So what can you do? Firstly, you can make a donation to Facial Palsy UK to help them assist the people that need it. Secondly, you can look to understand this condition further and empathise with those that’s suffer from it. Thirdly, sign up to volunteer. Finally, appreciate your good health, I know I do so much more now.

15 thoughts on “My facial palsy story

  1. thanks for sharing this, I was told I had Bells Palsy 4 years ago and now Synkinesis, but some of your symptoms I had and still have…. so now not sure if originally I too had RHS. when I smile now, 4 years on, my face shows similar movement to yours 10 weeks after your onset!

  2. Perfectly put, David. Swap our names and places and this is my story. I am also one of the lucky ones too, with mine recovering quickly – 80% better I’d say within 3 weeks of diagnosis. Will continue to follow and support Facial Palsy UK in the future as they are an invaluable resource!

  3. Interesting blog thanks David. I have permanent palsy on left side of my face caused by my facial nerve being badly aggravated during surgery to remove a brain tumour. I’m 3 years post op and have really only just recently come to terms with my face. I felt like I lost my identity and the mental side of that journey is tough. I’m also now permanently deaf in my left ear due to the tumour (an acoustic neuroma in case any fellow sufferers here?) and so there has been lots to get my head around. The positives however have been a new found respect for life – cliche as that seems – and realisation that although essentially our faces are what we think of as ‘us’, we are so much more than that and choosing to not let my palsy define me was the most liberating mental adjustment I’ve made. This hasn’t been an easy journey or one I would choose to repeat but it has taught me a great deal about myself and my strengths. I miss my smile more than I could ever express to be honest and I’ve accepted that only I have the power to control how that affects my life.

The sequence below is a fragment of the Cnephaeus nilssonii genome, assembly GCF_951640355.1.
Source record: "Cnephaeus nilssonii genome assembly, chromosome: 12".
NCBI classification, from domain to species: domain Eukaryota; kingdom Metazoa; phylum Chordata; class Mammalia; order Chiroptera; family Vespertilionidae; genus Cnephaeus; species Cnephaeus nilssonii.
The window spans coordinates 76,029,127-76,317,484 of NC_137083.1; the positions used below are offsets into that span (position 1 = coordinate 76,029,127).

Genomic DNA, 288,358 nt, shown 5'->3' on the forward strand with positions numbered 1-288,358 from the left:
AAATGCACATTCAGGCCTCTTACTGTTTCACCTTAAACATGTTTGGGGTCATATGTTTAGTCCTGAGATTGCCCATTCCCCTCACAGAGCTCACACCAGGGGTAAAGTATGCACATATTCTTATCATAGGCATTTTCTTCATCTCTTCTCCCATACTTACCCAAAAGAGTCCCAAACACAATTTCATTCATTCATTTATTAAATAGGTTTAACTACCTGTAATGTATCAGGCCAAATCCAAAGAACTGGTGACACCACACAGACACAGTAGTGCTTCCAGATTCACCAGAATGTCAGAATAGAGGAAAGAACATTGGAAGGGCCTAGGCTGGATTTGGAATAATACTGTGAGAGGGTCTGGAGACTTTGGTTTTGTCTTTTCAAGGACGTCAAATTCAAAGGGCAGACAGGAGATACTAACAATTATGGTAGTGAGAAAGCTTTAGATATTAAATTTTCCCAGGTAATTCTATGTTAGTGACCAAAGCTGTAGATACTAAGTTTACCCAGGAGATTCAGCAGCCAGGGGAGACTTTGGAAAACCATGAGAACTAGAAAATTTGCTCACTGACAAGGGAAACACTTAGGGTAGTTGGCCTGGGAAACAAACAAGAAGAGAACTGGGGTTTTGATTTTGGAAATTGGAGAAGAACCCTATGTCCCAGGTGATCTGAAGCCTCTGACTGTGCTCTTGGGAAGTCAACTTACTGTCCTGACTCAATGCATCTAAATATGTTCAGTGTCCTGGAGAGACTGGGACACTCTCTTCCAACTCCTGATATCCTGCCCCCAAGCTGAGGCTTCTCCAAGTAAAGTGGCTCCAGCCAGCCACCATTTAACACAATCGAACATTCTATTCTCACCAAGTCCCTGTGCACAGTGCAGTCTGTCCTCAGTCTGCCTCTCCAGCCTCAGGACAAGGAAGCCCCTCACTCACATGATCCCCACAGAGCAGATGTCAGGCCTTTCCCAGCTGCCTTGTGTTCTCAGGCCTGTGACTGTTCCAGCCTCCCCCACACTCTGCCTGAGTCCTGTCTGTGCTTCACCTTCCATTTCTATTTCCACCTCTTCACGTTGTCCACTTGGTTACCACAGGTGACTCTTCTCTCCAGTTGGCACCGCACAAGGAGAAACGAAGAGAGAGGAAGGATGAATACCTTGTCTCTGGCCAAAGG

4. Hi David, Can you give us the tips on what to do and not do, what exercises etc. Thanks, really appreciate it.

    1. Hi Jason, thanks for the comment. I’m really not qualified to do that I’m afraid. I would heavily recommend talking to a professional as they’ll know exactly what to do in your circumstances. All the very best.

  5. So interesting to read David. Really well-written and informative and what comes across most is your gratitude, unsurprising when you’re such a giver to others.
    I had no idea you’d been through this, and can really resonate with the relief when we finally get to speak to an expert. Keep shining your beautiful smile on all of us